Could you survive a zombie apocalypse? Zombie Apocalypse’s haunted house dares guests to live out this scenario trapped inside the XSI Factory, where haunted scenes tests their mettle against the unrelenting forces of diseased, flesh-hungry corpses. In this interactive setting—designed by professional set crews and manned by gorily outfitted actors—guests put their survival skills to the test to see if they can get past the hoards of the undead who crave nothing but your brains or the unlimited borrowing privileges for your Encyclopaedia Britannica collection. The set design and zombies' costumes and makeup realistically immerse guests into the terror, and they are also encouraged to dress up and do their best zombie impressions. To avoid the long lines, clients can purchase fast-pass tickets or opt for the VIP package to get mauled within the sinister scenes faster.
For more than 60 years, the staff at YMCA Camp Roger has been developing programs that get kids and teens off the couch and in the great outdoors. In doing so, its aim is to help the kids develop social skills that can foster confidence, independence, and leadership. In addition to traditional sleepover camps—where 6–10 kids stay in cabins at night and practice mountain biking, archery, hiking, and arts and crafts during the day—the camp offers focused programs such as creative arts or horseback riding. And if the clan needs a break from the housecat’s despotic demands, it can attend a family camp over Labor Day weekend.
Though it began as a snowmobiling tour group in the early 1980s, the family owners of High Country Adventure quickly expanded their territory to the water, the trails, and the forest canopy. Conducting most of their trips on a 6-mile stretch of the lower Provo River and a 12-mile canyon-clad expanse of the Weber River, High Country's guides encourage locals and visitors alike to explore the area's rugged terrain and take in the natural treasures made possible by its ecosystem. The company frequently puts this love of the environment into practice, urging catch-and-release during fishing excursions and often lending their gear to others for trips down the river to collect drifting garbage.
The group's more than 20 guides lead rafting trips down the Provo River's class I and II rapids or the Weber River's class II and III rapids, pointing out local flora and fauna as well as unique rock formations along the way. Combination trips set out on a mountain train ride before rafting commences or add ziplining to a day of rafting, sending guests out of water and sweeping through overhead tree canopies over the Provo River. Prospective guides with High Country Adventures commit to internalizing the local rivers and terrain on their own before they're trusted with leading groups, ensuring each one knows how to handle excursion variables and what the river gods' favorite appeasing snack is on Tuesdays.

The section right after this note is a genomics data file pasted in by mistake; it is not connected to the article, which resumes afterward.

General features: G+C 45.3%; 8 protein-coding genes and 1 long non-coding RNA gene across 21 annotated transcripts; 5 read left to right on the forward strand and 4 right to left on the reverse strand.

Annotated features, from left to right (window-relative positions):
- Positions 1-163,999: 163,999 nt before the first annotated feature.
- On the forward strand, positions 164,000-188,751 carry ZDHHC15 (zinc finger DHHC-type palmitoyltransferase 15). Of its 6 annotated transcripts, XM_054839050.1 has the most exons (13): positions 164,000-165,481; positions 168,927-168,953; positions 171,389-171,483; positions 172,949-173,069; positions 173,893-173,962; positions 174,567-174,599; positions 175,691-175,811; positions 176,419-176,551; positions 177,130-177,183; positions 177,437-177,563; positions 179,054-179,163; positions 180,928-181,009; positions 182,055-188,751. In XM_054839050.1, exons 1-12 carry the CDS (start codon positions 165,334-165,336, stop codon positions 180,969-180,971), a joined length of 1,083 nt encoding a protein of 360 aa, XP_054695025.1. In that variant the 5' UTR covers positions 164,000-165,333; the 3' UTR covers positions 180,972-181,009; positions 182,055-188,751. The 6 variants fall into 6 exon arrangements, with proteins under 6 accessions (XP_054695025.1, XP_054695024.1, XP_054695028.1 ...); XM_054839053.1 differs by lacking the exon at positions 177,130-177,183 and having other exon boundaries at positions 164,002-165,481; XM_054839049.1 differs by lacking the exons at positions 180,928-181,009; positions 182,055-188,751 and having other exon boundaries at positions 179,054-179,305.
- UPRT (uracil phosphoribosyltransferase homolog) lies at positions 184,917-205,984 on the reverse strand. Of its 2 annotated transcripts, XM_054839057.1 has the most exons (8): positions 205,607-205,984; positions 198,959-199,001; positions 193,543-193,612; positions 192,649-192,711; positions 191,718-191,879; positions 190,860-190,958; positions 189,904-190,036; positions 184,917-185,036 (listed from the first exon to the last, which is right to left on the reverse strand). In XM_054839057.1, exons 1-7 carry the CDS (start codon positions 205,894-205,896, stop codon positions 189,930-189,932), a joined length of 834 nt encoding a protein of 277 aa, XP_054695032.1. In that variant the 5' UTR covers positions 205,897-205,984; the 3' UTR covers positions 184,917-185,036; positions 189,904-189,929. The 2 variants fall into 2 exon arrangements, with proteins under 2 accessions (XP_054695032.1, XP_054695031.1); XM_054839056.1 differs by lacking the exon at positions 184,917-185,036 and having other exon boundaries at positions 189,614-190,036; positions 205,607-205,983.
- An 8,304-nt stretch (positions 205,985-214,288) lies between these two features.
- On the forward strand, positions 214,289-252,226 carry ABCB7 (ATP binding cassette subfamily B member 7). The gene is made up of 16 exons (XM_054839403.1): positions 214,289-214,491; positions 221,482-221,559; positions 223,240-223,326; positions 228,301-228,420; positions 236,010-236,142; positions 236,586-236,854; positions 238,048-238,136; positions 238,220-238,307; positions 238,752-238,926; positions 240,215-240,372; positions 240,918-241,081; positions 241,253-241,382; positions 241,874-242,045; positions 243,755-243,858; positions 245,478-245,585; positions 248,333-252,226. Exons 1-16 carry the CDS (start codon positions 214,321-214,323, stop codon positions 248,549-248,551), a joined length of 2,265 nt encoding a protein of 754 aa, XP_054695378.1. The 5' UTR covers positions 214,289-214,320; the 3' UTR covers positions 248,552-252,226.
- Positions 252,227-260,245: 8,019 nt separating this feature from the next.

The Heber Valley Railroad whisks railroad buffs and the locomotive-curious through the scenic Provo Valley. The railroad crosses through the same scenery and buildings that travelers would have spotted at the turn of the century, making for a tour that’s family friendly, educational, and charmingly pictorial. This deal is valid for two children's tickets on any one of the following excursions:
On Friday the 13th of July, Go Tri sponsors its annual series of nighttime races with routes wending paths between local landmarks such as the Eagle Mountain City Center, Nolan Park, and the scenic Ranches neighborhood. Donning glow-in-the-dark outfits to increase visibility, without carrying a night light on a transatlantic extension cord, runners can dart through the half marathon, adopt a casual pace during the 5K, or go stride-in-little-stride with youngsters during a short fun run that ends at Nolan Park’s splash pad. At the finish line of each race, participants can cool down and refuel on complimentary snacks, while prizes honor the fastest and most festively dressed runners.
After captivating listeners as part of the Davis Arts Council's "Summer Nights with the Stars" series, Alex Boyé returns to inflate Layton community ears with an aural dose of holiday spirit. During the one-night performance, the seasoned singer will gracefully pirouette across the notes of adored classics alongside Mark Robinette's Amp'd Up Band, whose fine-tuned measures provide warm refuge from wintery chills and pickpocketing snowmen. Having sold more than half a million CDs worldwide, Boyé slides onto the stage with 15 years of experience embedded into his gold-plated vocal cords, including crowd-pleasing hits in 15 countries, a chart-topping album with the Mormon Tabernacle Choir, and several heartwarming duets with local shopping-mall Santas.
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